The @set command can be used to globally set the configuration for default export formats for the current user:

@set format = docx

@set format = html

@set format = text


STATUS directives:

There are two status directives.  One displays the current setting for the session:

get format

The other displays the current global setting:

@get format


RESET directives:

Defaults for SEARCH directives can be restored within the session:

clear span                  [The global value  for span will be restored for the session]

clear format              [The global value for format will be restored for the session]


Defaults for SEARCH directives can be globally restored (for this and any future session):

@clear span              [equivalent to: save span = 7]

@clear format          [equivalent to: save format = html ]



         In all cases, any number of spaces can be used between operators and terms. 


Also noteworthy: The reference Clarity implementation automatically adjusts the span of your to be inclusive of the number of search terms for the largest segment.  So if you were to express:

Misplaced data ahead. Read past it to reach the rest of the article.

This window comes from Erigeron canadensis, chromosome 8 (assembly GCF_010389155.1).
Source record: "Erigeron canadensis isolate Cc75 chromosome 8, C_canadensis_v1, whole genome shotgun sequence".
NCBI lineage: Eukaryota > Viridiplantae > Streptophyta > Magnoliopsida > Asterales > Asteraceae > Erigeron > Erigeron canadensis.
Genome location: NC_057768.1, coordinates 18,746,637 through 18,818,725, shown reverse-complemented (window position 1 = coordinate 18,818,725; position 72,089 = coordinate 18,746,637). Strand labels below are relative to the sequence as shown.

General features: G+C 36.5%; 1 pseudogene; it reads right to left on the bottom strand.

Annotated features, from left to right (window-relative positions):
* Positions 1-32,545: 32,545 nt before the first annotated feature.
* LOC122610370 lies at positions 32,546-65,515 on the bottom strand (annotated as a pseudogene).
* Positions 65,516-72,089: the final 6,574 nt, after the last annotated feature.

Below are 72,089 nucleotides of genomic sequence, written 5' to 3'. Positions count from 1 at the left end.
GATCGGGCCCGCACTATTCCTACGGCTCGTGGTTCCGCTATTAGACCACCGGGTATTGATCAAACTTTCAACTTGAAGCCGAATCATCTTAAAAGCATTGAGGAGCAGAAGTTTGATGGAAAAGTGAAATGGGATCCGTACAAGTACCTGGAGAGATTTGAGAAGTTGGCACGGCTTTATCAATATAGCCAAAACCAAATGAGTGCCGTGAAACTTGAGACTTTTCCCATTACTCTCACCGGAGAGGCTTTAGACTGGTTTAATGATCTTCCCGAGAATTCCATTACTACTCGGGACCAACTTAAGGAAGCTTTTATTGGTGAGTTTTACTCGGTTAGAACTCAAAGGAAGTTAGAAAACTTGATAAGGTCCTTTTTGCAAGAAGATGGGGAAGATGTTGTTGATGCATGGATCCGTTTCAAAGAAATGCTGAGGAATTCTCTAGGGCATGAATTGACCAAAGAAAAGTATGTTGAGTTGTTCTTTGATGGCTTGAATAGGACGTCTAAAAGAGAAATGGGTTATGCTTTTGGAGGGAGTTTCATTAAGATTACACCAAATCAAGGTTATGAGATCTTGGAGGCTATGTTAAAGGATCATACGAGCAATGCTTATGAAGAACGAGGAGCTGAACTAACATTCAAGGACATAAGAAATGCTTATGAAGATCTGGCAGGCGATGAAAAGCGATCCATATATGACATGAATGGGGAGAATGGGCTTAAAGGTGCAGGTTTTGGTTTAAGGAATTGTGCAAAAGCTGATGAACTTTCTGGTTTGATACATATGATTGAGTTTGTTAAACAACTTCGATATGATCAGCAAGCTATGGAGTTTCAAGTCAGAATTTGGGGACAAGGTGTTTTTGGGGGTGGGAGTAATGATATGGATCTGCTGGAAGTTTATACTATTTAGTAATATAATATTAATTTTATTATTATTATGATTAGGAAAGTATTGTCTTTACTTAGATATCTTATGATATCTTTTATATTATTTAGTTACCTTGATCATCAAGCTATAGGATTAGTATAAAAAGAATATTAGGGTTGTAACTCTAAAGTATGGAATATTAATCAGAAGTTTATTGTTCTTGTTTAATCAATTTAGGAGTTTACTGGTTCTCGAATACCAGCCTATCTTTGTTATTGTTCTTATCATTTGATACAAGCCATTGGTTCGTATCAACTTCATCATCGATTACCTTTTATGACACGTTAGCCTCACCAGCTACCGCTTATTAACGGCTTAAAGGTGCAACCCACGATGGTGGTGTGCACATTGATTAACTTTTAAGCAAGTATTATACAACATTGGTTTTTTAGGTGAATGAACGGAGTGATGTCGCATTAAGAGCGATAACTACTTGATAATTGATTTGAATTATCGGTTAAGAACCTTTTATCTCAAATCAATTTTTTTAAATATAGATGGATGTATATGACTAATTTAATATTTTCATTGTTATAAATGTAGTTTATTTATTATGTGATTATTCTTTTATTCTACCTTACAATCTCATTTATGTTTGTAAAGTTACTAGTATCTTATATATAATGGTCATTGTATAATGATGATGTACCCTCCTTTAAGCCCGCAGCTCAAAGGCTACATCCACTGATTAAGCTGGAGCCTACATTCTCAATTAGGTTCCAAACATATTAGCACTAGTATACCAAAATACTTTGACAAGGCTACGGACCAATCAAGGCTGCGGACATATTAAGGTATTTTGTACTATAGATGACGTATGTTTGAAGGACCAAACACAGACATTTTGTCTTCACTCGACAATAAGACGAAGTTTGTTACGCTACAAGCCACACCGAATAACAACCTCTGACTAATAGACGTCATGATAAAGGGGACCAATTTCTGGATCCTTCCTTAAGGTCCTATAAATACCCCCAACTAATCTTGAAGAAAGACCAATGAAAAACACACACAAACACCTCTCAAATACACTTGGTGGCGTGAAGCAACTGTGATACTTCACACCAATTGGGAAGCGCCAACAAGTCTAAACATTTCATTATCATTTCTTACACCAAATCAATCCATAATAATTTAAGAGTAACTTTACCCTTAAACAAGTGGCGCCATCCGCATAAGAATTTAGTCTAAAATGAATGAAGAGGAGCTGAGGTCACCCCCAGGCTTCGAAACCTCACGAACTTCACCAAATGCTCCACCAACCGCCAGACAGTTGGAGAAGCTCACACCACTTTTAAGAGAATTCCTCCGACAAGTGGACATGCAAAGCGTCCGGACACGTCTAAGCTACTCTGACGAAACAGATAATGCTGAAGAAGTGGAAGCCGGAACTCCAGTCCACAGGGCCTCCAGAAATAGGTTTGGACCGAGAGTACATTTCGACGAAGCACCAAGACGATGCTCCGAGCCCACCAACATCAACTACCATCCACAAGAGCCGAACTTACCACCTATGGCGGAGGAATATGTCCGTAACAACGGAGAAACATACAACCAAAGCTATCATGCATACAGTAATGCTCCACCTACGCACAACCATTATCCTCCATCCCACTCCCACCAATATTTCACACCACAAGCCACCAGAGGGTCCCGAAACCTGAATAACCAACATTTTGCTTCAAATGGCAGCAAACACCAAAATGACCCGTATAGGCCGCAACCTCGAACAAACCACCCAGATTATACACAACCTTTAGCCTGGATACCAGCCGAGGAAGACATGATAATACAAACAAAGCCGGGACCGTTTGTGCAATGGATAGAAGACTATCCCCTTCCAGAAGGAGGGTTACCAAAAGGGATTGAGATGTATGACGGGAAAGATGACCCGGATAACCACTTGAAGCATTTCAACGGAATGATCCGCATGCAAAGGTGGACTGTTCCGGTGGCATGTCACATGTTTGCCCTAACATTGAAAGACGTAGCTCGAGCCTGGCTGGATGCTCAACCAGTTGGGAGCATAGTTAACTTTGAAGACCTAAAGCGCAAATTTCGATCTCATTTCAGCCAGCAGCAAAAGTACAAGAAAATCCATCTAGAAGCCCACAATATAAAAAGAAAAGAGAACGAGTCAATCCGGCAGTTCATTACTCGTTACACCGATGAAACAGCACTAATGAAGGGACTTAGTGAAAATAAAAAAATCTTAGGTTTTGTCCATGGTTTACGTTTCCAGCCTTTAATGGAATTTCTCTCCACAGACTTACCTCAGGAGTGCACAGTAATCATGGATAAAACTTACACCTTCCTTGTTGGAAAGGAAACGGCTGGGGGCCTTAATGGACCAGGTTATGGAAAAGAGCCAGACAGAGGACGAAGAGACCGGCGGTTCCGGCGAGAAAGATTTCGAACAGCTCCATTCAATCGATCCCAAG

find span=1 + in the beginning (God Lord Jesus Christ Messiah)


The minimum span has to be four(4).  So the Clarity parser will adjust the search criteria as if the following command had been issued:

find span=4 + in the beginning (God Lord Jesus Christ Messiah)



         The order for operator precedence is defined in AV Word as follows:


{ }





( )

[ ]










Clarity V1.01 (English) can be summarized as follows:





Expected Object(s) of Verb

Optional configuration segments



one or more SEARCH segments

key-value pairs in the form of:

key = value


One FILE segment with optional variables: e.g. %source, %title, %chapter, %book

key-value pairs in the form of:

key = value


one or more key-value pairs in the form of:  key = value




one or more keys in the form of:





Clarity syntax is summarized below:


VERB segment


VERB segment + segment


VERB segment + segment + segment



Exactly one VERB is required.


At least one segment is required.


Directives refine the syntax generalized above.